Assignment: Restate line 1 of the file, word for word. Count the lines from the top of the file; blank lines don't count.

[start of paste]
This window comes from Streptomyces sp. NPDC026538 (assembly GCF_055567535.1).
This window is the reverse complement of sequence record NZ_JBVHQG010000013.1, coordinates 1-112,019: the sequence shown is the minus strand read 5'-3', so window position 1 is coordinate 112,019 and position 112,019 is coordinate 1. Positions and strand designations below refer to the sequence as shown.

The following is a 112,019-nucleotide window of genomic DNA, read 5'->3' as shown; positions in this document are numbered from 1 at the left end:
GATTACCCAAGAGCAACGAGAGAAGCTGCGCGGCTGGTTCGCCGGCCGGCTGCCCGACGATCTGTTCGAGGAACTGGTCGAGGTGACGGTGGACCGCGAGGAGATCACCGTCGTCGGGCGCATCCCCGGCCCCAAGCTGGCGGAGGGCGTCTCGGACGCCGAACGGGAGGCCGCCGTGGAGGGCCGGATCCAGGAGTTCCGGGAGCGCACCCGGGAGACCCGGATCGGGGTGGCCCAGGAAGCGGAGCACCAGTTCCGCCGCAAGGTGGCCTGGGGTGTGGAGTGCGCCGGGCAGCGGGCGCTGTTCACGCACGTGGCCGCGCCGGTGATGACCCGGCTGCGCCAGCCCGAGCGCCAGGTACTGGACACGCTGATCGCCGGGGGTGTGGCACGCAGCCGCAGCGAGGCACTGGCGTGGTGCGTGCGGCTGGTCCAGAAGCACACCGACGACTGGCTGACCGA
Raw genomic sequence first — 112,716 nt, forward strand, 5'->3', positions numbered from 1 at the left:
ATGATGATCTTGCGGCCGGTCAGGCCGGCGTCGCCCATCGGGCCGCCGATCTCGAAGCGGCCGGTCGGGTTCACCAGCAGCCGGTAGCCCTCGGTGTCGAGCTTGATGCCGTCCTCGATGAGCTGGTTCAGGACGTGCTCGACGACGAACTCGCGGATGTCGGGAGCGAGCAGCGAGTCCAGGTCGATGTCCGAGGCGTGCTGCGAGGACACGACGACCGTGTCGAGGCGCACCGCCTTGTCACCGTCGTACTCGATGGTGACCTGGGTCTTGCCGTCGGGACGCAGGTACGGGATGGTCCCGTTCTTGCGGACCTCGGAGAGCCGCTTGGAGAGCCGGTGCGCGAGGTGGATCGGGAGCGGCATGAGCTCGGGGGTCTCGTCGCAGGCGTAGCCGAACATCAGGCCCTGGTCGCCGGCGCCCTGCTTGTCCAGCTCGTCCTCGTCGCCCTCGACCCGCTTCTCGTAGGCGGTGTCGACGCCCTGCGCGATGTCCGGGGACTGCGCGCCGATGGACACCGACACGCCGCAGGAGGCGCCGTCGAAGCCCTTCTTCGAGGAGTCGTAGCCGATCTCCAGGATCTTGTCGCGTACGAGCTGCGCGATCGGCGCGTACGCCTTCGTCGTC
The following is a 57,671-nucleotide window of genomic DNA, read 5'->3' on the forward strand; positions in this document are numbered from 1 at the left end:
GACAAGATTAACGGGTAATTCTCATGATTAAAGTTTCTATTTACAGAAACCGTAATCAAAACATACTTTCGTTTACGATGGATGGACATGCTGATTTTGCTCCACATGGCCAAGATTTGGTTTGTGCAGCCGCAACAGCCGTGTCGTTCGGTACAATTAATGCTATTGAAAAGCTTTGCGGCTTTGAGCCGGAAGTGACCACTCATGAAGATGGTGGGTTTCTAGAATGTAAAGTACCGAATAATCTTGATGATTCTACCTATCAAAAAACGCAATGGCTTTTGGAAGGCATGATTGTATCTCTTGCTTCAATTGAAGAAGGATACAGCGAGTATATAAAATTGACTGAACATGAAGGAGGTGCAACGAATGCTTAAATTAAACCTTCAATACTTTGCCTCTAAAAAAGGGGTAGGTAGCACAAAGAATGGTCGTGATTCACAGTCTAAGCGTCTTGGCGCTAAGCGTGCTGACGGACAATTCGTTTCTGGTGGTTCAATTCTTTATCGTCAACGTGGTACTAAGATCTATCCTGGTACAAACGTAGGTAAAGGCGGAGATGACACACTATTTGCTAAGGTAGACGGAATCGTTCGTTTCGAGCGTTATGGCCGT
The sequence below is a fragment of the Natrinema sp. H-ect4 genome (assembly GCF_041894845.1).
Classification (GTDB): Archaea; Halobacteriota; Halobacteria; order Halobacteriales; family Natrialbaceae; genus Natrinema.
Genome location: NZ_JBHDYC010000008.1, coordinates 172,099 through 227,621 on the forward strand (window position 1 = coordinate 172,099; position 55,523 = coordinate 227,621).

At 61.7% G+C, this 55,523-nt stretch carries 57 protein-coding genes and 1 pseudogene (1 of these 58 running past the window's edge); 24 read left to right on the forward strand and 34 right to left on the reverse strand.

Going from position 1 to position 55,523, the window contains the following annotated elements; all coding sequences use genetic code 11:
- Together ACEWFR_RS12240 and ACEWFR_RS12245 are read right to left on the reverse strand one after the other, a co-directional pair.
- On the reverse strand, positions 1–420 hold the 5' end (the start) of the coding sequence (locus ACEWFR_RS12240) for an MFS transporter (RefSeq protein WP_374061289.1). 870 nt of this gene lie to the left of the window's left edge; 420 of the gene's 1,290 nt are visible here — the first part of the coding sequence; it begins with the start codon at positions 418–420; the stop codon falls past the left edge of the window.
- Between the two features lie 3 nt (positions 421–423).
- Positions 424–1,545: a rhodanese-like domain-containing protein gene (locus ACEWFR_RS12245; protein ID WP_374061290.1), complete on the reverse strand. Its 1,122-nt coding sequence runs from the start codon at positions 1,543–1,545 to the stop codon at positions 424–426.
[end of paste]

This window comes from Streptomyces sp. NPDC026538 (assembly GCF_055567535.1).